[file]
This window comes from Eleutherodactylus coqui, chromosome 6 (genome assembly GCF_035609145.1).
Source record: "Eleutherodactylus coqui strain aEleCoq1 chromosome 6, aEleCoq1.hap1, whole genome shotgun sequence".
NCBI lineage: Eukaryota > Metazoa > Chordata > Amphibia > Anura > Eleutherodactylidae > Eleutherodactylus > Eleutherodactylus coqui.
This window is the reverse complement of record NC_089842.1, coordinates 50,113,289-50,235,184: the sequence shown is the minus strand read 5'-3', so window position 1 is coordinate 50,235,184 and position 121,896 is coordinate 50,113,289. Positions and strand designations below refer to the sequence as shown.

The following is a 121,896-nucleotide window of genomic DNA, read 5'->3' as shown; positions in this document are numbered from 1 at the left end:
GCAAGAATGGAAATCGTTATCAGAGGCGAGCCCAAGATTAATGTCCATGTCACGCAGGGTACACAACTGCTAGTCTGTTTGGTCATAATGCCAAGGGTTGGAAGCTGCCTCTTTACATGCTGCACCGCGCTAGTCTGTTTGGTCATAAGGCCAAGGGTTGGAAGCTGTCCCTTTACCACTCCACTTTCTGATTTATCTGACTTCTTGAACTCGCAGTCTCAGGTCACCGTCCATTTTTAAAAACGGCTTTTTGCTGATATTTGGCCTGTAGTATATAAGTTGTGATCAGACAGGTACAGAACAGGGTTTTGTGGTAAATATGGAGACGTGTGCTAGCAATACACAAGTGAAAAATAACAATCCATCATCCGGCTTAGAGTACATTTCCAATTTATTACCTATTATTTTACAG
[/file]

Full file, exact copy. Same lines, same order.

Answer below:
This window comes from Eleutherodactylus coqui, chromosome 6 (genome assembly GCF_035609145.1).
Source record: "Eleutherodactylus coqui strain aEleCoq1 chromosome 6, aEleCoq1.hap1, whole genome shotgun sequence".
NCBI lineage: Eukaryota > Metazoa > Chordata > Amphibia > Anura > Eleutherodactylidae > Eleutherodactylus > Eleutherodactylus coqui.
This window is the reverse complement of record NC_089842.1, coordinates 50,113,289-50,235,184: the sequence shown is the minus strand read 5'-3', so window position 1 is coordinate 50,235,184 and position 121,896 is coordinate 50,113,289. Positions and strand designations below refer to the sequence as shown.

The following is a 121,896-nucleotide window of genomic DNA, read 5'->3' as shown; positions in this document are numbered from 1 at the left end:
GCAAGAATGGAAATCGTTATCAGAGGCGAGCCCAAGATTAATGTCCATGTCACGCAGGGTACACAACTGCTAGTCTGTTTGGTCATAATGCCAAGGGTTGGAAGCTGCCTCTTTACATGCTGCACCGCGCTAGTCTGTTTGGTCATAAGGCCAAGGGTTGGAAGCTGTCCCTTTACCACTCCACTTTCTGATTTATCTGACTTCTTGAACTCGCAGTCTCAGGTCACCGTCCATTTTTAAAAACGGCTTTTTGCTGATATTTGGCCTGTAGTATATAAGTTGTGATCAGACAGGTACAGAACAGGGTTTTGTGGTAAATATGGAGACGTGTGCTAGCAATACACAAGTGAAAAATAACAATCCATCATCCGGCTTAGAGTACATTTCCAATTTATTACCTATTATTTTACAG